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Since the Paris attacks last year, Senators Richard Burr and Dianne Feinstein have been working on legislation that would mandate backdoors in encryption. Reports from insiders suggest that the pair will be ready to introduce their legislation in the near future, possibly as early as next week. Tech companies which disobey a court order to circumvent their own encryption measures would be opened up to contempt of court penalties under the bill. The bill will not seek criminal penalties, but rather civil ones.

Since Burr and Feinstein are the most senior Republican and Democrat on the Senate Intelligence committee, there is some concern that they could use their influence to rally bipartisan support for the bill. However, another bill may undermine this proposal’s chance of succeeding. Democratic Senator Mark Warner and Republican Representative Michael McCaul have recently introduced their own bill, which would create a commission to study the issue of encryption. They believe that it is important to study the issue and build a consensus before trying to get pass any other legislation regarding encryption.

The commission would be made up of 16 members. 8 commissioners will be appointed by the Speaker of the House and the Senate Majority Leader, and the other 8 will be appointed by the House Minority Leader and Senate Minority Leader. The Commission will conduct hearings and will even have subpoena authority. The commission will be required to give its final report within 12 months of its initial meeting. The commission is to be made up of experts, with two each from the following fields: cryptography, global commerce and economics, federal law enforcement, state and local law enforcement, consumer-facing technology sector, enterprise technology sector, intelligence community, privacy and civil liberties community.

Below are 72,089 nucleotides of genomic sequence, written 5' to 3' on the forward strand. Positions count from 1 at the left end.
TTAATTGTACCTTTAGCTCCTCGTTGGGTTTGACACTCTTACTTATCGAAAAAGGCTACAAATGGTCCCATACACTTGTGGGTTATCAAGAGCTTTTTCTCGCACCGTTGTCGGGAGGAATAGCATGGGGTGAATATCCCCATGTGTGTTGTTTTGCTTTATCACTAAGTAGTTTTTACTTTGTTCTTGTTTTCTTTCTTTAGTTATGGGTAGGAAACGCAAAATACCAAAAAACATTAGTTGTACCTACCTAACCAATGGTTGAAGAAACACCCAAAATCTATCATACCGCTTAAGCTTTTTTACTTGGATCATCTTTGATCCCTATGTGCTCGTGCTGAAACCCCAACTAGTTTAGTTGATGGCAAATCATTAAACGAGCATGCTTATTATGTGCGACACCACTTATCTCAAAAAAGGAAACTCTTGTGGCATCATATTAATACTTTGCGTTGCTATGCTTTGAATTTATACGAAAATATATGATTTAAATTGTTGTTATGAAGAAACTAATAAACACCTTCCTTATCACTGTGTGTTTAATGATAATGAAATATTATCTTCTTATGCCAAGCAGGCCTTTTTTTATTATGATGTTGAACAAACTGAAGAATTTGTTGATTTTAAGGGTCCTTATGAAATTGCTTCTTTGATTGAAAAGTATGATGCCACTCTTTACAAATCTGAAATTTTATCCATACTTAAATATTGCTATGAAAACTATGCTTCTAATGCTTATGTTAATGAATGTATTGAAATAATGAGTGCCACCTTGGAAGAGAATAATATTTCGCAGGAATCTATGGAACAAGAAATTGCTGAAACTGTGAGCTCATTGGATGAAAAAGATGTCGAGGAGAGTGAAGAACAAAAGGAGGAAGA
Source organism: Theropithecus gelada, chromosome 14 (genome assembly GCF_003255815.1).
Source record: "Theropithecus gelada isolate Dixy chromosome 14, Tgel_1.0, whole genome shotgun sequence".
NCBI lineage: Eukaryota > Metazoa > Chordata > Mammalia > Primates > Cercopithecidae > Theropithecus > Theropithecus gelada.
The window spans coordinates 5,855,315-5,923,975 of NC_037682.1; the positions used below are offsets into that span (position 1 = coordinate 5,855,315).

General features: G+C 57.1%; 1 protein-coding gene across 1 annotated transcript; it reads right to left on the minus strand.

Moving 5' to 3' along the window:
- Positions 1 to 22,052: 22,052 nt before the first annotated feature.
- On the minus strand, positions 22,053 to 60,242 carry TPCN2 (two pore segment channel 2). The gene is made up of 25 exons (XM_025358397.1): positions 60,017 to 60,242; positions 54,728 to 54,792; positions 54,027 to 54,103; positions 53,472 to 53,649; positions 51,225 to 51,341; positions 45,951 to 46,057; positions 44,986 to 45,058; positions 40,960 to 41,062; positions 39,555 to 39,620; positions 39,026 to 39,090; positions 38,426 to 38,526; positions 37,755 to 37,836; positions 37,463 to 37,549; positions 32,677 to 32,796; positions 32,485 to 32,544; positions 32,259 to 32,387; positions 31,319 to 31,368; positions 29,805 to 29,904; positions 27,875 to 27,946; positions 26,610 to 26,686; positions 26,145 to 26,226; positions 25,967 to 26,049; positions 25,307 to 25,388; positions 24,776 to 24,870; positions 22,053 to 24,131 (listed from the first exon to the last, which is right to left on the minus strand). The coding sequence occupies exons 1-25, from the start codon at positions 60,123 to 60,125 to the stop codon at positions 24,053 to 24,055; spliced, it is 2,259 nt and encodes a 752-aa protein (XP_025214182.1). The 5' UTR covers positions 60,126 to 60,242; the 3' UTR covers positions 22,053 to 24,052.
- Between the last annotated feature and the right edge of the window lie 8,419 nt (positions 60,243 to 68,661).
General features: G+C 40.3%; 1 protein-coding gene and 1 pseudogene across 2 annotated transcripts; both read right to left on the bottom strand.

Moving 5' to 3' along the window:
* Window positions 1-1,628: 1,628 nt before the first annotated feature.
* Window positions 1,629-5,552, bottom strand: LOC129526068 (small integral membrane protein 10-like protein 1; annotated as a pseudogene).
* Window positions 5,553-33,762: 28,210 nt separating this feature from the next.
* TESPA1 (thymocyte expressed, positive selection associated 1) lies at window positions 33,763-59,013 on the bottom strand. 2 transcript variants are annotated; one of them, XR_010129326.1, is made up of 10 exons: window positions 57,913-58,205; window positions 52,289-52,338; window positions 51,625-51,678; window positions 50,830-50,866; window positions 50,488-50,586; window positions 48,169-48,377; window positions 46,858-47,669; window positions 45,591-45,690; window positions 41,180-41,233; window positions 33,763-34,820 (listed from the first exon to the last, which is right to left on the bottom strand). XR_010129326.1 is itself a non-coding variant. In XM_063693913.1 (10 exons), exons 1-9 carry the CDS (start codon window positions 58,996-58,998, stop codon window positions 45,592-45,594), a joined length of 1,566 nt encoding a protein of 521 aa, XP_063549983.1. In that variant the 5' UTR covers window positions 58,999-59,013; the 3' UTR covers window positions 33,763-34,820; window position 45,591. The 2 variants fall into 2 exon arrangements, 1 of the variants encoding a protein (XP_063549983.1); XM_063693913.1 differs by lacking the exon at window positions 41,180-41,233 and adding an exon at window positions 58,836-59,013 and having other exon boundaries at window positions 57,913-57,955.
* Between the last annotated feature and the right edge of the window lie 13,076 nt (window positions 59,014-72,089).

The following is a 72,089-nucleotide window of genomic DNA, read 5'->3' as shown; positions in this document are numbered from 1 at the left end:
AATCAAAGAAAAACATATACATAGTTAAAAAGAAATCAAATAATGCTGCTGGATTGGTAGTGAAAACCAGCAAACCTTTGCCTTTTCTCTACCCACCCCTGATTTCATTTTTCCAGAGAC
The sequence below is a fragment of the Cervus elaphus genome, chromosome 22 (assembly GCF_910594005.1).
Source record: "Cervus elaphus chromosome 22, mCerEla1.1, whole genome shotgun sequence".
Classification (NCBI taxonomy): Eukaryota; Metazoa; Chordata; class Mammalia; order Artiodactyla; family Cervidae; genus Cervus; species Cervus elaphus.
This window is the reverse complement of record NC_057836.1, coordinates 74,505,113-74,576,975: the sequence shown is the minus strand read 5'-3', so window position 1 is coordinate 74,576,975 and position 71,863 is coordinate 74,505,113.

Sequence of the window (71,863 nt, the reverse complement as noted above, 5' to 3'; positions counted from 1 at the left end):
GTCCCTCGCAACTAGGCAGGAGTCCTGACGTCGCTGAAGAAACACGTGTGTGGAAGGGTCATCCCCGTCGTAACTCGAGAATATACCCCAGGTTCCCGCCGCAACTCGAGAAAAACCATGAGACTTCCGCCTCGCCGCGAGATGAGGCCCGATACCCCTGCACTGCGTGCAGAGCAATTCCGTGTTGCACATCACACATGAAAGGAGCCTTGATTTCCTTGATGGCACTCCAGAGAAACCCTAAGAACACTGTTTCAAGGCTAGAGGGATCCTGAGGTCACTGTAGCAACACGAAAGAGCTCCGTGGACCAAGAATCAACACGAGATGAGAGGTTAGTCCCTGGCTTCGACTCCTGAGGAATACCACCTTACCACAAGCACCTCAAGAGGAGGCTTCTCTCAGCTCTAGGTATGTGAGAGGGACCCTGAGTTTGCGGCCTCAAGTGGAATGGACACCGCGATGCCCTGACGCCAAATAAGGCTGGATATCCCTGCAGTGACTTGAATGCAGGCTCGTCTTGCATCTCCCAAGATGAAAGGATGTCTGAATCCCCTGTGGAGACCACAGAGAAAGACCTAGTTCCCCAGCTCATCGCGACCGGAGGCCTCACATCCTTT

This commission seems like it might be a good alternative to the proposal being cooked up by Burr and Feinstein. After all it doesn’t propose any penalties on companies, and merely investigates the issue. If it does its job properly it should come to the conclusion that strong encryption is necessary and no laws should be passed undermining encryption. However the EFF has raised concerns about the commission, particularly its makeup. The EFF notes that both the subpoena authority of the commission as well as its final report require the approval of 12 members of the commission. Since law enforcement and the intelligence community are represented by 6 members, if they work together as a voting bloc within the commission, they can hinder its investigations and prevent the commission from advocating in favor of strong encryption.

Are you concerned about the proposed encryption commission? Leave your comments below.

Max Michael

Senior Writer

I’m a technology reporter located near the Innovation District of Kitchener-Waterloo, Ontario.